|Photos||Video & Audio||Blogs||Statistics||Archive||Shop||Mobile|
Full name David John Constant
Born November 9, 1941, Bradford-on-Avon, Wiltshire
Current age 73 years 40 days
Major teams Kent, Leicestershire
Batting style Left-hand bat
Bowling style Slow left-arm orthodox
Relation Father-in-law - GEE Lambert
|List A span||1967-1967|
|Test debut||England v Pakistan at Leeds, Jul 8-13, 1971 scorecard|
|Last Test||England v Sri Lanka at Lord's, Aug 25-30, 1988 scorecard|
|ODI debut||England v Australia at Birmingham, Aug 28, 1972 scorecard|
|Last ODI||England v Australia at The Oval, Jun 21, 2001 scorecard|
David Constant was a talented schoolboy cricketer who abandoned his ambitions as a player after spells with Kent and Leicestershire to become an umpire, joining the first-class list at the age of 27 in 1969 after retiring as a player the previous September.
From there, he immediately established a good reputation and in 1971, aged 29, he was elevated to the Test panel, standing against Pakistan at Headingley. From there he became an ever present on the Test panel, an official regarded as firm but fair.
However, in 1982 he fell foul of Pakistan after a contentious decision in the deciding Test, and the Pakistanis objected to him standing on their next tour in 1987 but the ECB refused to back down. Constant was again the target of the tourists' ire in that series as well, but he stood in his last Test in 1988 and only featured in a handful of ODIs before his final match in 2001. But he retained his composure and his reputation on the English circuit.
The retirement of David Constant means that county cricket has lost its longest-ever serving umpire; his final season was his 38th on the list. After an indifferent career as a left-hand bat for Kent and Leicestershire, he became a Test umpire when still only 29. And for almost two decades Bird and Constant were accepted as the top two umpires in the English game. But - a sign of things to come - Constant found his career hindered by distrust from Asian teams, harking back to a decision in the Pakistan series of 1982, and he umpired his last Test in 1988, when he was just 46.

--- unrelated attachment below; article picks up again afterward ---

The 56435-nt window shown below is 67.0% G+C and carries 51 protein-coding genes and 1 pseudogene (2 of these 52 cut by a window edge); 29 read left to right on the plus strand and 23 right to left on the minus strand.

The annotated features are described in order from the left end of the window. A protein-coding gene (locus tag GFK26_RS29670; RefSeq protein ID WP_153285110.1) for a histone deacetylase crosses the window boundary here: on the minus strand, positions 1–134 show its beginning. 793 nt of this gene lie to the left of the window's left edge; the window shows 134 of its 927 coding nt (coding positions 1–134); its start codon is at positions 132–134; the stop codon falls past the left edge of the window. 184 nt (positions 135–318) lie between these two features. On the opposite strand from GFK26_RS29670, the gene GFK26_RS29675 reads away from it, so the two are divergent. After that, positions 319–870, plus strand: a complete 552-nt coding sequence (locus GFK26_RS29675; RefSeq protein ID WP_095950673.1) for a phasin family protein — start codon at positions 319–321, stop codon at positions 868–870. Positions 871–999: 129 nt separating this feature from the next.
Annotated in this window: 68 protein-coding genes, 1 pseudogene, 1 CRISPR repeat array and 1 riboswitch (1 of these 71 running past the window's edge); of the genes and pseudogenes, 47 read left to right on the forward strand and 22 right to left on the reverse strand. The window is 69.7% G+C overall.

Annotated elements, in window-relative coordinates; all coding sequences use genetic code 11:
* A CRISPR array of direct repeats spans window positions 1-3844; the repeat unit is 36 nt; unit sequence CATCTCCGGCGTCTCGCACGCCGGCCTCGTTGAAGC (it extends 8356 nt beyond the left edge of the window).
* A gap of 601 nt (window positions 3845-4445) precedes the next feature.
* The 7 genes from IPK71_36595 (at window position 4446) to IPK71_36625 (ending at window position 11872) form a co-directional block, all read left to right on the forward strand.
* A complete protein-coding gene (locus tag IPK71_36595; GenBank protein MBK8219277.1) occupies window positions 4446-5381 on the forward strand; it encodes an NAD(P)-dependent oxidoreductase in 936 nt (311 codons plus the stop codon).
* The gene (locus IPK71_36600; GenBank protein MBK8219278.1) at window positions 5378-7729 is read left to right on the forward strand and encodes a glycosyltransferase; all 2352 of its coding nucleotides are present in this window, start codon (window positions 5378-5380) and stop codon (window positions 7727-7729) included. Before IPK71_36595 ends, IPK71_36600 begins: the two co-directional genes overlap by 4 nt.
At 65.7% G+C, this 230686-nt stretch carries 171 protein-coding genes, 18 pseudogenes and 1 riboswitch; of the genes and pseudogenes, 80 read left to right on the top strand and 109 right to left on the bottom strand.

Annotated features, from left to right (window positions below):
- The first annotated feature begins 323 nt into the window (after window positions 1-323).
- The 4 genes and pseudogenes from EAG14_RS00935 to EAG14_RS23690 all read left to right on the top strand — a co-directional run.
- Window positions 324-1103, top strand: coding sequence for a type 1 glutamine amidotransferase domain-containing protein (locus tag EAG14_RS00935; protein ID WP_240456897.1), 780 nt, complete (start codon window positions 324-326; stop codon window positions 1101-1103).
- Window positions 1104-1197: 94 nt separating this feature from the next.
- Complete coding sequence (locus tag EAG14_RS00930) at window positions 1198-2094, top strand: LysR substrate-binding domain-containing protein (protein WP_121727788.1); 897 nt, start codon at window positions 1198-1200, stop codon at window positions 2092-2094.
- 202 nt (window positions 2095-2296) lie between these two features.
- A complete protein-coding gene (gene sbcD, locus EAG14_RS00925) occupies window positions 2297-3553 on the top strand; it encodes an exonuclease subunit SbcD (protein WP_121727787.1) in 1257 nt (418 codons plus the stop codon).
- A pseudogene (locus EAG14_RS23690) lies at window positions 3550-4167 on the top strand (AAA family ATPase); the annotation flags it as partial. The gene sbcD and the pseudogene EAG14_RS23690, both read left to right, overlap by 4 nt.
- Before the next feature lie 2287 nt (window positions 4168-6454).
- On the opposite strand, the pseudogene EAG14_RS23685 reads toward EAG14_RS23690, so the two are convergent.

He remained highly regarded in England - and very sensitive, taking bad behaviour on the field personally. He was in tears at the end of a fractious 1997 NatWest semi-final between Essex and Glamorgan in which Robert Croft and Mark Ilott squared up to
Angus Fraser, Wisden Cricketers' Almanack
After the tragedy of Phillip Hughes' death, this match showed that cricket and life will continue to go on. This time Test cricket dug in and got through to tea.
Virat Kohli's innings on the final day transcended the conditions, the bowlers and his batting partners, and when it was all in vain, he displayed remarkable grace in defeat
The new stand-in captain has the makings of a long-term leader, given his ability to stay ahead of the game
Both batsmen seemingly have buckets of talent at their disposal and the backing of their captains, but soft dismissals relentlessly follow both around the Test arena
The failed gamble of handing Karn Sharma a Test debut despite him having a moderate first-class record means India have to rethink who their spinner will be
Turning your back on a system that the whole cricketing world wants a discussion on, refusing to discuss it because it is not 100%, is not good enough
After a long time we have seen an Indian team and captain enjoy the challenge of trying to overcome stronger opposition in an overseas Test